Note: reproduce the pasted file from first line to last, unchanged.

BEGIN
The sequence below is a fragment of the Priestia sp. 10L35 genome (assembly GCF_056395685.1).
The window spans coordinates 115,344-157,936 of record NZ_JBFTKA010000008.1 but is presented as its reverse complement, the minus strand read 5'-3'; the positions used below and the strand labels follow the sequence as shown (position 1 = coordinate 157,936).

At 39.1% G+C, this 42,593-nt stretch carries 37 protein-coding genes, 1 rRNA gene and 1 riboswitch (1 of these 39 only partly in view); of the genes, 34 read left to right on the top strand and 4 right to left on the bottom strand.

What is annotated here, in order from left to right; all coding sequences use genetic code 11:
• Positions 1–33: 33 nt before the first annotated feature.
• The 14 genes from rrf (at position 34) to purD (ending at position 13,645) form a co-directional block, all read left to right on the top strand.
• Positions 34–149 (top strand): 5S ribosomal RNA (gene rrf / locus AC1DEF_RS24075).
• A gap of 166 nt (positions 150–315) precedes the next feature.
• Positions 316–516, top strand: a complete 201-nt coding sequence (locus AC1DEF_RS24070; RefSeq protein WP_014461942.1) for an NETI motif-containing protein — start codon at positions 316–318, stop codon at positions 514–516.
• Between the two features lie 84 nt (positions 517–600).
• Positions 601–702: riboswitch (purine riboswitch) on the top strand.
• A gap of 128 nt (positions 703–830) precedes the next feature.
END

The sequence below is a fragment of the Priestia sp. 10L35 genome (assembly GCF_056395685.1).
The window spans coordinates 115,344-157,936 of record NZ_JBFTKA010000008.1 but is presented as its reverse complement, the minus strand read 5'-3'; the positions used below and the strand labels follow the sequence as shown (position 1 = coordinate 157,936).

At 39.1% G+C, this 42,593-nt stretch carries 37 protein-coding genes, 1 rRNA gene and 1 riboswitch (1 of these 39 only partly in view); of the genes, 34 read left to right on the top strand and 4 right to left on the bottom strand.

What is annotated here, in order from left to right; all coding sequences use genetic code 11:
• Positions 1–33: 33 nt before the first annotated feature.
• The 14 genes from rrf (at position 34) to purD (ending at position 13,645) form a co-directional block, all read left to right on the top strand.
• Positions 34–149 (top strand): 5S ribosomal RNA (gene rrf / locus AC1DEF_RS24075).
• A gap of 166 nt (positions 150–315) precedes the next feature.
• Positions 316–516, top strand: a complete 201-nt coding sequence (locus AC1DEF_RS24070; RefSeq protein WP_014461942.1) for an NETI motif-containing protein — start codon at positions 316–318, stop codon at positions 514–516.
• Between the two features lie 84 nt (positions 517–600).
• Positions 601–702: riboswitch (purine riboswitch) on the top strand.
• A gap of 128 nt (positions 703–830) precedes the next feature.